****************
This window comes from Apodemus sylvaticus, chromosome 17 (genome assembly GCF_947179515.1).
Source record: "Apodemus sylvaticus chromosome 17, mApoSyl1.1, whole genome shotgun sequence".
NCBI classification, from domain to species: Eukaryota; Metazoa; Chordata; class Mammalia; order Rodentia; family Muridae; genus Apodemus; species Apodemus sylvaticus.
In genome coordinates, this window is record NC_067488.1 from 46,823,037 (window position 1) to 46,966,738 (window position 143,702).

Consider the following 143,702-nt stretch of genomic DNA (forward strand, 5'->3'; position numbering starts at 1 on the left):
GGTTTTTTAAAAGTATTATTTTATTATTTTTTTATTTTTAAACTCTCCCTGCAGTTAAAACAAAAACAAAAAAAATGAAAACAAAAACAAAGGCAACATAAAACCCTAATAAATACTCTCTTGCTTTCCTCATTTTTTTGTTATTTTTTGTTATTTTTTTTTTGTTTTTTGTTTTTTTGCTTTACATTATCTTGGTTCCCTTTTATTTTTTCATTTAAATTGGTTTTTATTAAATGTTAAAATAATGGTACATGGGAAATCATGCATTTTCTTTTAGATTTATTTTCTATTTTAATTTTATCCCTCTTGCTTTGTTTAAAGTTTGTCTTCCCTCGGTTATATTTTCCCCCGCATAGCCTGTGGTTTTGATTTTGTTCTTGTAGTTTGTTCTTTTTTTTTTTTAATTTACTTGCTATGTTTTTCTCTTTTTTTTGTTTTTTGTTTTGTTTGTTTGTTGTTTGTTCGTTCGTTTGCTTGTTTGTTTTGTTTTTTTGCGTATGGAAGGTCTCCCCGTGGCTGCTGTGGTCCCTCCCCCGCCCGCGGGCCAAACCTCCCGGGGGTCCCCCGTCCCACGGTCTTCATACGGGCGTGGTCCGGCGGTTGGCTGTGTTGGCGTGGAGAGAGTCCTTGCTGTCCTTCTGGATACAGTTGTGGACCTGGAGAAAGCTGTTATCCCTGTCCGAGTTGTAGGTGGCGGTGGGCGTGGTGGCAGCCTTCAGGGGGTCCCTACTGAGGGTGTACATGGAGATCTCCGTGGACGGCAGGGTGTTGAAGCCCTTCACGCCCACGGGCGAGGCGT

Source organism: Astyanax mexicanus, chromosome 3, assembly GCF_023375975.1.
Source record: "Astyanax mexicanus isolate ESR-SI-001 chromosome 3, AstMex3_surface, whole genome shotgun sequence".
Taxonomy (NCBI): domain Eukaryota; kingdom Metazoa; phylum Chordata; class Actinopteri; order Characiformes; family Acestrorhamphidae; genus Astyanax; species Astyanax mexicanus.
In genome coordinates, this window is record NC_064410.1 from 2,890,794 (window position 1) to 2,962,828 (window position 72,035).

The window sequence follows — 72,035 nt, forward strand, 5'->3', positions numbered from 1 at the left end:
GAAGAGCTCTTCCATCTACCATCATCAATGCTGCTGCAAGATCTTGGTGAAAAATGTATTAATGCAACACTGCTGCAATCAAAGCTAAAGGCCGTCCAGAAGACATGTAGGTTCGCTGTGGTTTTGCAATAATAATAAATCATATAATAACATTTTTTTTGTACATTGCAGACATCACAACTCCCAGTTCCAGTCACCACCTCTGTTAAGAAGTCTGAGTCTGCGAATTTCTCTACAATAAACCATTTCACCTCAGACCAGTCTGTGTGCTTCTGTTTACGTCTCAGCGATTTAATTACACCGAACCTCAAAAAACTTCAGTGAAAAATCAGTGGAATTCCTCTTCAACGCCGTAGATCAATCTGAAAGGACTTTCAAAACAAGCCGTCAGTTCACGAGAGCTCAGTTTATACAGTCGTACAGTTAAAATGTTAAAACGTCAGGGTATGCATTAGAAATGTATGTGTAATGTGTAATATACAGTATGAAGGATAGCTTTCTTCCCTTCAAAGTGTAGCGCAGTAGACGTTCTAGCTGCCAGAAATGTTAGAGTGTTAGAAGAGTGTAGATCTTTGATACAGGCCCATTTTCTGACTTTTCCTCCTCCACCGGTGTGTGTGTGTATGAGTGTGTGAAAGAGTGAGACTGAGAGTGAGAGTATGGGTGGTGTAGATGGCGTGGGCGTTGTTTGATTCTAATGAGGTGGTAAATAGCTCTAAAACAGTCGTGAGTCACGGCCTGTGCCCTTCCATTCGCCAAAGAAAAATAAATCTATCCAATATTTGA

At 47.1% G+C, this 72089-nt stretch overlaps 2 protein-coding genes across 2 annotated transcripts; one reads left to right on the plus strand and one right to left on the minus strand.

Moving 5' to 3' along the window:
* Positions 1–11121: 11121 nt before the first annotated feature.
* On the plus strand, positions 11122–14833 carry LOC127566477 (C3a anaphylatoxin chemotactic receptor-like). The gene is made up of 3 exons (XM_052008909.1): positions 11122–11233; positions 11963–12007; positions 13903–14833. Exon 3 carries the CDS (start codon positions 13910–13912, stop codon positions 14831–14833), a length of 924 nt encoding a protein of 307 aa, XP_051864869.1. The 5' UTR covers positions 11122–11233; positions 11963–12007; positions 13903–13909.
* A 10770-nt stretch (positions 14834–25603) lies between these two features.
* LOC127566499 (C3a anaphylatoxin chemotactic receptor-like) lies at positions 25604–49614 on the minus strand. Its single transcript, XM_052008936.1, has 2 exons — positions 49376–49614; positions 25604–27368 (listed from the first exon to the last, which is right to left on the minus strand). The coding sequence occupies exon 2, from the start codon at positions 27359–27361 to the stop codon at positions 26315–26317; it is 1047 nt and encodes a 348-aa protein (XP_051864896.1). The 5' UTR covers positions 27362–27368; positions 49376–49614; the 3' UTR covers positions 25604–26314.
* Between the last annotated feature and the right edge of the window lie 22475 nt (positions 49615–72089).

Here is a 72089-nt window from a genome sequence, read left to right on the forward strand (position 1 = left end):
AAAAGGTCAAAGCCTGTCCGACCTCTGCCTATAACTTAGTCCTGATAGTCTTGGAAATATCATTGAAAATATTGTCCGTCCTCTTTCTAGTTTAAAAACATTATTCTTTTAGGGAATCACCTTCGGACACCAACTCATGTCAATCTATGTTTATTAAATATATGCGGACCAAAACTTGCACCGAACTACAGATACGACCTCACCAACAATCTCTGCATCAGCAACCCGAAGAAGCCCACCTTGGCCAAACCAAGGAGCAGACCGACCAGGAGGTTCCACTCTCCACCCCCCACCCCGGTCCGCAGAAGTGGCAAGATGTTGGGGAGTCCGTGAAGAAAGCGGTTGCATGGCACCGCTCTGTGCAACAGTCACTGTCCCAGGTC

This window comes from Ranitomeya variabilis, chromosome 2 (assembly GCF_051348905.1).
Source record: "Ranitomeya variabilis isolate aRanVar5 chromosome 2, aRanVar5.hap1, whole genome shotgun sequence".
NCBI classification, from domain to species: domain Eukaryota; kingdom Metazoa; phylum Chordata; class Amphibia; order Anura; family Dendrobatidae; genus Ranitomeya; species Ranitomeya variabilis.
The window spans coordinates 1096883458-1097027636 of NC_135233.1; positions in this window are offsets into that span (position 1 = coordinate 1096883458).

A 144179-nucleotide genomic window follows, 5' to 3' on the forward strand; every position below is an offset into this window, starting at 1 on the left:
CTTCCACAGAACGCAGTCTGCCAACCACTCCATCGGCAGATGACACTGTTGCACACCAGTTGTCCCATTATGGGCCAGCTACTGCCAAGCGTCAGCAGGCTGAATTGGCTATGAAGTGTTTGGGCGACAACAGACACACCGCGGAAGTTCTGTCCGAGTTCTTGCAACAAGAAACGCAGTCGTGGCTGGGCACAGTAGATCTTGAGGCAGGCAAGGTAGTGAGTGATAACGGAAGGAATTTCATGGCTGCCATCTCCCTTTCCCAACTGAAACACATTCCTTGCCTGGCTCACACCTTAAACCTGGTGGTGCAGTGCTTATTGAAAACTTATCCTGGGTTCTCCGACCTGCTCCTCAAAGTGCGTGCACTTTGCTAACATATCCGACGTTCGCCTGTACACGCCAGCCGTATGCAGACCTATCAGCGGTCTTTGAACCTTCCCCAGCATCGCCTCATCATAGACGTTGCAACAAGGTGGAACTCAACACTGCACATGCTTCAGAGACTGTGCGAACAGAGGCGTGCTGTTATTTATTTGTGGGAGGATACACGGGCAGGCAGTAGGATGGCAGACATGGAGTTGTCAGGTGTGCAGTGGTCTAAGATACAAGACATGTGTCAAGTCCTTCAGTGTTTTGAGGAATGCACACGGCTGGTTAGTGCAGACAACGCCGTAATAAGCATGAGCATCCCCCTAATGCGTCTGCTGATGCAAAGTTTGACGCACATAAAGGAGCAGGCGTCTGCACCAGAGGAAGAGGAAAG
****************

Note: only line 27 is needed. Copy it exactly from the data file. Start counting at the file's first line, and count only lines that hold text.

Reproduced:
CTTCCACAGAACGCAGTCTGCCAACCACTCCATCGGCAGATGACACTGTTGCACACCAGTTGTCCCATTATGGGCCAGCTACTGCCAAGCGTCAGCAGGCTGAATTGGCTATGAAGTGTTTGGGCGACAACAGACACACCGCGGAAGTTCTGTCCGAGTTCTTGCAACAAGAAACGCAGTCGTGGCTGGGCACAGTAGATCTTGAGGCAGGCAAGGTAGTGAGTGATAACGGAAGGAATTTCATGGCTGCCATCTCCCTTTCCCAACTGAAACACATTCCTTGCCTGGCTCACACCTTAAACCTGGTGGTGCAGTGCTTATTGAAAACTTATCCTGGGTTCTCCGACCTGCTCCTCAAAGTGCGTGCACTTTGCTAACATATCCGACGTTCGCCTGTACACGCCAGCCGTATGCAGACCTATCAGCGGTCTTTGAACCTTCCCCAGCATCGCCTCATCATAGACGTTGCAACAAGGTGGAACTCAACACTGCACATGCTTCAGAGACTGTGCGAACAGAGGCGTGCTGTTATTTATTTGTGGGAGGATACACGGGCAGGCAGTAGGATGGCAGACATGGAGTTGTCAGGTGTGCAGTGGTCTAAGATACAAGACATGTGTCAAGTCCTTCAGTGTTTTGAGGAATGCACACGGCTGGTTAGTGCAGACAACGCCGTAATAAGCATGAGCATCCCCCTAATGCGTCTGCTGATGCAAAGTTTGACGCACATAAAGGAGCAGGCGTCTGCACCAGAGGAAGAGGAAAG